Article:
Indigenous voters hope to see spike in turnout at federal election

WINNIPEG — This summer, members of the Indigenous community rallied together to honour children found in unmarked graves at residential schools while pushing for change.

Some are wondering if this and calls for reconciliation will translate to big numbers at polling stations on election day.

In 2015, turnout was up among Indigenous voters federally. In Manitoba, Elections Canada said turnout for on-reserve voters was 57.5 per cent in 2015. In 2019 it dropped off to 40.6 per cent. 

Dani Rae’s three-year-old son is Indigenous. She hopes that number spikes again.

“There’s a lot of change that needs to happen. There’s a lot of advocacy for Indigenous rights right now, and people are upset,” Rae said.

Chris Adams, a political studies adjunct professor at the University of Manitoba said he doesn’t expect voter turnout to be as high as 2015 when Justin Trudeau made promises that garnered support from Indigenous leaders.

“We’ve had a number of years of the Trudeau Liberals in power, so there’s less excitement about turning things over,” Adams said. “Secondly I think things are snapping back to the historical pattern.”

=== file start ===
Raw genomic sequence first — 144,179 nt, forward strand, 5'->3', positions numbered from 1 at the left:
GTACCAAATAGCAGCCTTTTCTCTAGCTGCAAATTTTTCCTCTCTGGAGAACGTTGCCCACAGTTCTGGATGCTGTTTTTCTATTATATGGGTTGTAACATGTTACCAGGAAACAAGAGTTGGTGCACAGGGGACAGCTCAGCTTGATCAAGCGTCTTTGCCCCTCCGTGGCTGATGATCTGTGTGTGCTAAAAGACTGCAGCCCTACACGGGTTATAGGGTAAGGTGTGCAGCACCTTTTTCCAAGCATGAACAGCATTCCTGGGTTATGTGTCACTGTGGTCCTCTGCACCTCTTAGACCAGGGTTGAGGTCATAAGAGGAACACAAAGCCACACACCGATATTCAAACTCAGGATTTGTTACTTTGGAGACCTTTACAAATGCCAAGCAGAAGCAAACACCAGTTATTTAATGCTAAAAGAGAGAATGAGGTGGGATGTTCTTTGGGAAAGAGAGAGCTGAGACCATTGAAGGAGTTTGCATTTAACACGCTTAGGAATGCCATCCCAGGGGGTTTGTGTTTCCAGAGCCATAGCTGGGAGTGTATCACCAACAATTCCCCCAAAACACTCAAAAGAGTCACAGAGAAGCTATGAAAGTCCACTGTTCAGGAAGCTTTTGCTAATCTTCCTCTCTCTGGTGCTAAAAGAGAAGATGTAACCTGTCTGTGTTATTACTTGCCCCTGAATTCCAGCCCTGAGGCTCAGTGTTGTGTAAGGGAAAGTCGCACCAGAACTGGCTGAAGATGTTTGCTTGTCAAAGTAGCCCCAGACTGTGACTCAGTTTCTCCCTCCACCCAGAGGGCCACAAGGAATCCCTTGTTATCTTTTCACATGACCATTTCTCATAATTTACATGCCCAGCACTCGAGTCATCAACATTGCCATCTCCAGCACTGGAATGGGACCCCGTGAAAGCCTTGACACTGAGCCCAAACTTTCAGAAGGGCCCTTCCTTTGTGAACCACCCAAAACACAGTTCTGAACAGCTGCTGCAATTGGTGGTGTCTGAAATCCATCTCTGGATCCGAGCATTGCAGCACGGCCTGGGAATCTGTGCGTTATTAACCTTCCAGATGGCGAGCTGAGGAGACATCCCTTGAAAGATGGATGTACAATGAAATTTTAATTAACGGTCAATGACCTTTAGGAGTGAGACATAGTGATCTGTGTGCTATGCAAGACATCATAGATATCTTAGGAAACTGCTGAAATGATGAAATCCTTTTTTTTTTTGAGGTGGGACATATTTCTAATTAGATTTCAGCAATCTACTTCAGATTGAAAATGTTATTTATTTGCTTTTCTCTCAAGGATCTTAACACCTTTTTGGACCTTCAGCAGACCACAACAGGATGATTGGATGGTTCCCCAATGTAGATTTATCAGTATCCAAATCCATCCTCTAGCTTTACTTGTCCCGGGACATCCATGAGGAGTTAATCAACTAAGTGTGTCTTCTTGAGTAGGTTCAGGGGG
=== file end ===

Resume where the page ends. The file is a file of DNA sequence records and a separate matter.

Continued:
Adams believes NDP incumbents in Manitoba could benefit from those historical patterns, as they represent ridings with high Indigenous populations.

On the grounds of the Manitoba Legislature, a camp still stands to honour the children being discovered.

Shawna Peloquin is an organizer with the camp.

“I always vote because I like to complain, and for me that gives me the authority to complain about who I vote for,” said Peloquin.

She too doesn’t expect Indigenous people will rush to the polls like they did in 2015.

“I think that there’s lots of disappointment,“ said Peloquin “but also that Indigenous people have a lot to worry about more than who, whatever ego trip the candidates are going for.”

Rae understands why that might be the case. She says there is mistrust within the Indigenous community.

“You could see it go either way,” Rae said. “They could end up saying we don’t want to participate in government affairs right now.”

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